Auto sales are rocketing.
In November, the industry sold $1 billion worth of new vehicles a day, setting a record for that month.
And this flood tide of new vehicles will have more cutting-edge technology than ever before, creating a perfect profit storm of two exploding industries.
This is the most exciting time I've ever seen in the industry since I began tracking it 34 years ago.
And here's the thing: Google and Apple are excited, too. They'll make plenty of money on this trend, as you're about to see. But the "pure play" here is a much better investment…
Hi-Tech Now Comes Standard
I began following the auto industry back in March 1980 when I arrived in Detroit as a young analyst.
Back when I arrived, cars and trucks featured little beyond auto hardware and a few technical add-ons.
Their counterparts today are brimming with advanced sensors, semiconductors, micro-controllers, software, voice-activated GPS, and glitzy infotainment systems.
Yet when investors talk about exciting new technology trends, they often refer to sectors like Big Data, the mobile revolution, or cloud computing.
Few put the new cutting-edge auto industry on their short list of tech growth sectors to watch.
In this era of the "connected car," that's a huge mistake, and a great opportunity for you to win on this stock I've followed for years….
Older Cars on the Road Now Will Drive a New "Tech Refresh"
A wide range of exciting new tech features are helping the auto industry rack up new sales records.
With the average age of cars in the United States today at 11.4 years old, I expect new car sales to be strong for the next two to five years. Yes, in terms of reliability, many used cars and light-duty trucks can last well beyond 200,000 miles.
But from a technology standpoint, cars over a decade old are ancient, meaning we are poised for an auto-technology "refresh" cycle.
That's what the connected car is all about. Both domestic and foreign auto firms are integrating Bluetooth for wireless communications as well as Wi-Fi right into their dashboards.
This allows drivers and passengers to perform such tasks as sending and receiving text messages through voice-to-text services that aren't distracting.
Basically, carmakers realize that with the pervasive use of smartphones and tablet computers, consumers live in an always-on, high-tech world, and so automakers are building cars that fit into that lifestyle.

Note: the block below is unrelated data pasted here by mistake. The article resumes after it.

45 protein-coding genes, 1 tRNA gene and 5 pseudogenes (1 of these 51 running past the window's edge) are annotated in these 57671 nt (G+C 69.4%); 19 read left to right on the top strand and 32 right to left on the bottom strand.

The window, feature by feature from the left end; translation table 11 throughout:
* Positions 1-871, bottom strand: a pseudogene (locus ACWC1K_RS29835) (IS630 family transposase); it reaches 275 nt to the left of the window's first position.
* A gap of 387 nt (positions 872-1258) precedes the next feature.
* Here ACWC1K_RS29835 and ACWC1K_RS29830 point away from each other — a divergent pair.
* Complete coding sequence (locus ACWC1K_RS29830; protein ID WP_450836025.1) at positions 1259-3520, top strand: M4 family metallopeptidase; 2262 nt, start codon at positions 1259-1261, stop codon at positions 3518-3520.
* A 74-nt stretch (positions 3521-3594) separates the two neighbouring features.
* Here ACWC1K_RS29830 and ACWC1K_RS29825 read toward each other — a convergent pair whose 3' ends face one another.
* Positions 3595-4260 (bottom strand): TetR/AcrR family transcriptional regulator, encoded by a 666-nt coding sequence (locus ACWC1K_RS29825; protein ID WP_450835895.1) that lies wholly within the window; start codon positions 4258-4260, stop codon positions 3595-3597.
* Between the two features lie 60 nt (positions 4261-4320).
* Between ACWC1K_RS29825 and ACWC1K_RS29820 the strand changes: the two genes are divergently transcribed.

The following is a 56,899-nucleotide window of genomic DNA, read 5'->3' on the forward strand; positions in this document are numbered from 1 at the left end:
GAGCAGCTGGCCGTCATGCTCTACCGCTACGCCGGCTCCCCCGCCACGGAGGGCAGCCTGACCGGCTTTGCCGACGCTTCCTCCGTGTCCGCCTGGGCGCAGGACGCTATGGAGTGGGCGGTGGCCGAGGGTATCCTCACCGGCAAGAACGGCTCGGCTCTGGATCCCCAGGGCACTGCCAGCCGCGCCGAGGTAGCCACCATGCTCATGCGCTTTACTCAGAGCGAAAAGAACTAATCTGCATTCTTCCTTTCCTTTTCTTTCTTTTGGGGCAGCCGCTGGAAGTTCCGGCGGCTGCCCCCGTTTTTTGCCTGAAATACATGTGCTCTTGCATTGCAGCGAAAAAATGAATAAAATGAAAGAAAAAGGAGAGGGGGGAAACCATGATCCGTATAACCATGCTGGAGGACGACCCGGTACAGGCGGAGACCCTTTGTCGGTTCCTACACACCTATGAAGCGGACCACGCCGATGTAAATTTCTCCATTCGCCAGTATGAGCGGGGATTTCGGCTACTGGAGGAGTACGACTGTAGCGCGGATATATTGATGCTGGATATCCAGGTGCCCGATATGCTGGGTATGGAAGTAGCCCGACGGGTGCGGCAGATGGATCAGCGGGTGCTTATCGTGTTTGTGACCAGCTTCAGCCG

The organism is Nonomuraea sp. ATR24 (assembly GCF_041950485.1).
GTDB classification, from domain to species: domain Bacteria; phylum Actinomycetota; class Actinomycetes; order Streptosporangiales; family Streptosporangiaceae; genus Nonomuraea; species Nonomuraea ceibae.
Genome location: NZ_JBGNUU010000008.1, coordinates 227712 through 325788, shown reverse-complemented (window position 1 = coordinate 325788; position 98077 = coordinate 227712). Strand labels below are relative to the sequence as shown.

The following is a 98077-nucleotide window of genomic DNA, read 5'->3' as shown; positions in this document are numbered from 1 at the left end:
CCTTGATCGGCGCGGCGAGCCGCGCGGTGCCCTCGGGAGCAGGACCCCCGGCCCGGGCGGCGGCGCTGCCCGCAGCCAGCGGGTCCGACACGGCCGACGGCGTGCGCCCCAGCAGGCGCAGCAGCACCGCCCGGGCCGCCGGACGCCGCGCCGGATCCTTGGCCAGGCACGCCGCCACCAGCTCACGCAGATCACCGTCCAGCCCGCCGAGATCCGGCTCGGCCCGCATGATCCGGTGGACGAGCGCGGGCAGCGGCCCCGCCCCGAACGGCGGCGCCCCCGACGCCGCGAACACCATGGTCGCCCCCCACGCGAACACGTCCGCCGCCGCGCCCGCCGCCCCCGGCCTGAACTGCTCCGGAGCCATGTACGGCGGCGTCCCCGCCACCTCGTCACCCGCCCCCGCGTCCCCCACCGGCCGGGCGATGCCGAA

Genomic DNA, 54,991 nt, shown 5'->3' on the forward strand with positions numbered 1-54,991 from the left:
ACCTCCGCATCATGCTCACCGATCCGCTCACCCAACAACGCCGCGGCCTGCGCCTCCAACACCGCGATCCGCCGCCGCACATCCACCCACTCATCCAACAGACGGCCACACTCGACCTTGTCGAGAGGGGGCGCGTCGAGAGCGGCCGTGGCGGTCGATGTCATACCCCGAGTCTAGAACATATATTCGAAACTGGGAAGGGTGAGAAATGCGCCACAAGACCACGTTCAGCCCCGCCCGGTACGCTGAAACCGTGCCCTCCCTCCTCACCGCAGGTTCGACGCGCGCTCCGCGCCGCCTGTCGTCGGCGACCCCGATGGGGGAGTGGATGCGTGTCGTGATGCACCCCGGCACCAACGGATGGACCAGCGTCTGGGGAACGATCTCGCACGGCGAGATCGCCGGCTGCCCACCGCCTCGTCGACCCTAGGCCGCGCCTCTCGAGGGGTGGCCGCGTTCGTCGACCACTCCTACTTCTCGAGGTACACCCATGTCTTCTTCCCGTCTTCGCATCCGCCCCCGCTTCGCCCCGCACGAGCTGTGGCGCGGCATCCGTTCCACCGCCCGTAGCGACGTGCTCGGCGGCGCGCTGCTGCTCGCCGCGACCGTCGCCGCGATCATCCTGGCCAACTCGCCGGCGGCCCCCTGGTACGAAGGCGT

For instance, General Motors has already said it plans to equip almost all of its 2015 models with constant wireless broadband connections.
All of which helps explain why Silicon Valley leaders are targeting autos as their next big battleground.
Google Inc. (Nasdaq:GOOG) is forging alliances that will help make its Android mobile operating system, which dominates in smartphones, a key feature for automobiles.
Industry sources say Google is working with the German auto firm Audi to integrate Android right into the dashboard. The team wants to allow drivers and passengers to access navigation, apps, and music similar to the way they operate Android-powered smartphones.
About the Author
Michael A. Robinson is a 35-year Silicon Valley veteran and one of the top technology financial analysts working today. He regularly delivers winning trade recommendations to the Members of his monthly tech investing newsletter, Nova-X Report, and small-cap tech service, Radical Technology Profits. In the past two years alone, his subscribers have seen over 100 double- and triple-digit gains from his recommendations.
As a consultant, senior adviser, and board member for Silicon Valley venture capital firms, Michael enjoys privileged access to pioneering CEOs and high-profile industry insiders. In fact, he was one of five people involved in early meetings for the $160 billion "cloud" computing phenomenon. And he was there as Lee Iacocca and Roger Smith, the CEOs of Chrysler and GM, led the robotics revolution that saved the U.S. automotive industry.
In addition to being a regular guest and panelist on CNBC and Fox Business Network, Michael is also a Pulitzer Prize-nominated writer and reporter. His first book, "Overdrawn: The Bailout of American Savings" warned people about the coming financial collapse - years before "bailout" became a household word.
You can follow Michael's tech insight and product updates for free with his Strategic Tech Investor newsletter.